America Online, the Internet service of AOL Time Warner Inc., said on Tuesday it introduced a test version of the long-promised MusicNet music subscription service and expects a full launch of the service next month.
The service, which was established by three of the world’s largest record labels – AOL Time Warner’s Warner Music Group, Bertelsmann AG’s BMG Entertainment, and EMI Group Plc, – along with Internet media delivery service RealNetworks Inc., was also launched last week on RealNetworks through its RealOne service.
Similar to RealNetworks’ offering, subscribers to America Online, the world’s largest Internet service provider, will be able to download or “stream” 100 songs a month from a selection of 78,000 songs for a monthly fee of $9.95.
AOL is betting that the MusicNet service will help the service establish a broader music presence on the Internet. One of the selling points of the new version of AOL software, AOL 7.0, is more features like the AOL Radio service.
“The introduction of MusicNet 1.0 will expand our range of music offerings and represents an important starting point for an entirely new way to purchase music online,” said Kevin Conroy, general manager of AOL Music.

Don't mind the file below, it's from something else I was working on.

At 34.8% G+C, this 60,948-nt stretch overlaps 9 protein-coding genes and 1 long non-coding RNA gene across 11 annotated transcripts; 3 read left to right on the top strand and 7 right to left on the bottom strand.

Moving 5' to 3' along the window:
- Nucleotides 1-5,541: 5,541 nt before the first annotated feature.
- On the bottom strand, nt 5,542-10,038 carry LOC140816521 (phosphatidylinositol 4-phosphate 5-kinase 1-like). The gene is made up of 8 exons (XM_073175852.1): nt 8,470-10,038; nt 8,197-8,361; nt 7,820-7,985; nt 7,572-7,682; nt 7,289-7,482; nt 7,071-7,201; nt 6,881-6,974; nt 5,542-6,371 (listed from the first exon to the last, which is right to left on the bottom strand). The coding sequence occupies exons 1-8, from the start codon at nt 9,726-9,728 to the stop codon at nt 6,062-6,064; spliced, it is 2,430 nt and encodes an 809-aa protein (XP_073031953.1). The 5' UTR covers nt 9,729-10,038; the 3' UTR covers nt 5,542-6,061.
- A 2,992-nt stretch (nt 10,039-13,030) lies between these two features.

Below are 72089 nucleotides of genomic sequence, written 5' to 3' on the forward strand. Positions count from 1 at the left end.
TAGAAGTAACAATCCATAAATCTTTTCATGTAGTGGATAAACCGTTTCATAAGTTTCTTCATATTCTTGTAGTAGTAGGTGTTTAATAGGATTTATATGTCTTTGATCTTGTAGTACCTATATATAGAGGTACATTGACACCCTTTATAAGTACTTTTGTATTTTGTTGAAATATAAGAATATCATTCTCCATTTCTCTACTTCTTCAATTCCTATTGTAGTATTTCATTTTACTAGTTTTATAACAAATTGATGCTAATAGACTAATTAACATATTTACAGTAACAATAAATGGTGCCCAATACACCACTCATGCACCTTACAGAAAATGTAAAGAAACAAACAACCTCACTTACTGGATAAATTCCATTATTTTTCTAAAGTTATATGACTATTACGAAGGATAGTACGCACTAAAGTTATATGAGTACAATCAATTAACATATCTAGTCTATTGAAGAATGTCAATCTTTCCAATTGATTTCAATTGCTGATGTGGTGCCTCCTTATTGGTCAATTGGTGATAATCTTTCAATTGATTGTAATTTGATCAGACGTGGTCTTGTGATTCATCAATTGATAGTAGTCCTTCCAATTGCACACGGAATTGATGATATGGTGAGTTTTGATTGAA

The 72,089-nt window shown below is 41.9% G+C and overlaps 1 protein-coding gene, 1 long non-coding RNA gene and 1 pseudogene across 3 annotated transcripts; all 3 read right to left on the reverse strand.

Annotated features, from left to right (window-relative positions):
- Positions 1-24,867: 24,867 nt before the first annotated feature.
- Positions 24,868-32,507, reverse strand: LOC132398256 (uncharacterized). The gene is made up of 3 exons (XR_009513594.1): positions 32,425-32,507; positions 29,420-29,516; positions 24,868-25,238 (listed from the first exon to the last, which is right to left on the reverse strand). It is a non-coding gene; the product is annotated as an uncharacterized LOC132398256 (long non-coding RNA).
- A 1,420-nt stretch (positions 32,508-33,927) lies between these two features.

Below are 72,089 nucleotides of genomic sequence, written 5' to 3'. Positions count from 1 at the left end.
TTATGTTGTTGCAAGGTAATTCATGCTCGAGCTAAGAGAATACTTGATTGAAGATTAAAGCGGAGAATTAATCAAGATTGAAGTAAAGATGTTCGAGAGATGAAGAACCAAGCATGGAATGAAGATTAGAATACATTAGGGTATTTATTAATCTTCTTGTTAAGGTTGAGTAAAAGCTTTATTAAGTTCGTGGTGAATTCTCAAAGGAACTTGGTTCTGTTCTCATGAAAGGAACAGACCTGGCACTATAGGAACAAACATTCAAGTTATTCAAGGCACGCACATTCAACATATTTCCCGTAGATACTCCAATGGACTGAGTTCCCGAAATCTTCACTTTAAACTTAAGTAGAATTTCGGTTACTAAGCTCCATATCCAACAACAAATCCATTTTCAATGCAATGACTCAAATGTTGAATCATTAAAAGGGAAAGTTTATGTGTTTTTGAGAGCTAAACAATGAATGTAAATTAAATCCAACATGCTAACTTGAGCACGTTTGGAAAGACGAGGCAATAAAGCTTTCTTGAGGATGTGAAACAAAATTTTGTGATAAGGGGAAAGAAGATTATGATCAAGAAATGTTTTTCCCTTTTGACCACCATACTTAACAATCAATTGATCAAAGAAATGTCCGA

The move comes a week after independent online music firm Listen.com rolled out its Rhapsody subscription service. Rival subscription service Pressplay, a joint venture between Vivendi Universal’s Universal Music Group and Sony Corp.’s Sony Music, is expected to launch its service later this month.
After fighting a successful legal battle to stop the unlicensed traffic of copyrighted songs on the Internet that peaked with the court ordered shutdown of the free Napster service in July, the record industry has been criticized for waiting so long to launch its own online services.
At the same time, some industry watchers remain skeptical that the new fee-based services will be able to gain ground against other free file-swapping services that still operate online.
“MusicNet is not something that’s going to change the business overnight,” said Bob Pittman, co-chief operating officer at AOL Time Warner Inc., to reporters at Internet World. “We are realistic about what it is and what it is not.”
But he noted that the new technology could give a boost to a music industry that has been sagging from weaker sales. He noted that the current business environment was similar to the early 1980s. At that time, MTV and compact discs emerged as new ways to promote and sell music, he said.